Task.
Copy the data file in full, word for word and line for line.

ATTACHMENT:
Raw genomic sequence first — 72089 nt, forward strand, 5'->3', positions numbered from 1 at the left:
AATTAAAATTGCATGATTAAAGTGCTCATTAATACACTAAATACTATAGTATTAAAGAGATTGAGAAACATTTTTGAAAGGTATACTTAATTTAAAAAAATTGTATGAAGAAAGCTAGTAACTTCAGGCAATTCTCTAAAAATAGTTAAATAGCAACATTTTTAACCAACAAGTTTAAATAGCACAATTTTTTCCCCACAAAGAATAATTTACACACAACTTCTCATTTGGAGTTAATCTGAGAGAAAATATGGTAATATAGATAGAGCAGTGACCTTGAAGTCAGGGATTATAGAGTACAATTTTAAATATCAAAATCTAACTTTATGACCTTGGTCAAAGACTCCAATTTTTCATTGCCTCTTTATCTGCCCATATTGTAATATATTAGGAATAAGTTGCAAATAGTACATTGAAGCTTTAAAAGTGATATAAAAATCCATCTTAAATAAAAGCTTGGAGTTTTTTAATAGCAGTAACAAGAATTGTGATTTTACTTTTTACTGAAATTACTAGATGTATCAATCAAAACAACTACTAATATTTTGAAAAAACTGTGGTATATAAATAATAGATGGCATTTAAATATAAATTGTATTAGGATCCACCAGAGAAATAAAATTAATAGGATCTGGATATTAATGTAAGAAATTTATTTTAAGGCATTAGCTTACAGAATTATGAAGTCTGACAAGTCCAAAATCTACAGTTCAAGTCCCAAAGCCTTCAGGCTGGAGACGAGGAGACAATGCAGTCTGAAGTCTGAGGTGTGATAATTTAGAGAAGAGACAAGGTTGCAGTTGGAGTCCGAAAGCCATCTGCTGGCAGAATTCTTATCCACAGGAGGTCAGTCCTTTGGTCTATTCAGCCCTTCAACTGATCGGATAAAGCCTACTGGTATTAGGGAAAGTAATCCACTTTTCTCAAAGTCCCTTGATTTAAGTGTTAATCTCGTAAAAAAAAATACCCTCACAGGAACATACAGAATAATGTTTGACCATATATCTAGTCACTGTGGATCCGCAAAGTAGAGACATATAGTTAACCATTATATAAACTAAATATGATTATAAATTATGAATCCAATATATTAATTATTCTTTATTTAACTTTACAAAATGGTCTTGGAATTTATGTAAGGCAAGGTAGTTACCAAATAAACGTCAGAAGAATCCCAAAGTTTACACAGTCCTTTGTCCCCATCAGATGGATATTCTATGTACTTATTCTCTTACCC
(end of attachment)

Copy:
Raw genomic sequence first — 72089 nt, forward strand, 5'->3', positions numbered from 1 at the left:
AATTAAAATTGCATGATTAAAGTGCTCATTAATACACTAAATACTATAGTATTAAAGAGATTGAGAAACATTTTTGAAAGGTATACTTAATTTAAAAAAATTGTATGAAGAAAGCTAGTAACTTCAGGCAATTCTCTAAAAATAGTTAAATAGCAACATTTTTAACCAACAAGTTTAAATAGCACAATTTTTTCCCCACAAAGAATAATTTACACACAACTTCTCATTTGGAGTTAATCTGAGAGAAAATATGGTAATATAGATAGAGCAGTGACCTTGAAGTCAGGGATTATAGAGTACAATTTTAAATATCAAAATCTAACTTTATGACCTTGGTCAAAGACTCCAATTTTTCATTGCCTCTTTATCTGCCCATATTGTAATATATTAGGAATAAGTTGCAAATAGTACATTGAAGCTTTAAAAGTGATATAAAAATCCATCTTAAATAAAAGCTTGGAGTTTTTTAATAGCAGTAACAAGAATTGTGATTTTACTTTTTACTGAAATTACTAGATGTATCAATCAAAACAACTACTAATATTTTGAAAAAACTGTGGTATATAAATAATAGATGGCATTTAAATATAAATTGTATTAGGATCCACCAGAGAAATAAAATTAATAGGATCTGGATATTAATGTAAGAAATTTATTTTAAGGCATTAGCTTACAGAATTATGAAGTCTGACAAGTCCAAAATCTACAGTTCAAGTCCCAAAGCCTTCAGGCTGGAGACGAGGAGACAATGCAGTCTGAAGTCTGAGGTGTGATAATTTAGAGAAGAGACAAGGTTGCAGTTGGAGTCCGAAAGCCATCTGCTGGCAGAATTCTTATCCACAGGAGGTCAGTCCTTTGGTCTATTCAGCCCTTCAACTGATCGGATAAAGCCTACTGGTATTAGGGAAAGTAATCCACTTTTCTCAAAGTCCCTTGATTTAAGTGTTAATCTCGTAAAAAAAAATACCCTCACAGGAACATACAGAATAATGTTTGACCATATATCTAGTCACTGTGGATCCGCAAAGTAGAGACATATAGTTAACCATTATATAAACTAAATATGATTATAAATTATGAATCCAATATATTAATTATTCTTTATTTAACTTTACAAAATGGTCTTGGAATTTATGTAAGGCAAGGTAGTTACCAAATAAACGTCAGAAGAATCCCAAAGTTTACACAGTCCTTTGTCCCCATCAGATGGATATTCTATGTACTTATTCTCTTACCC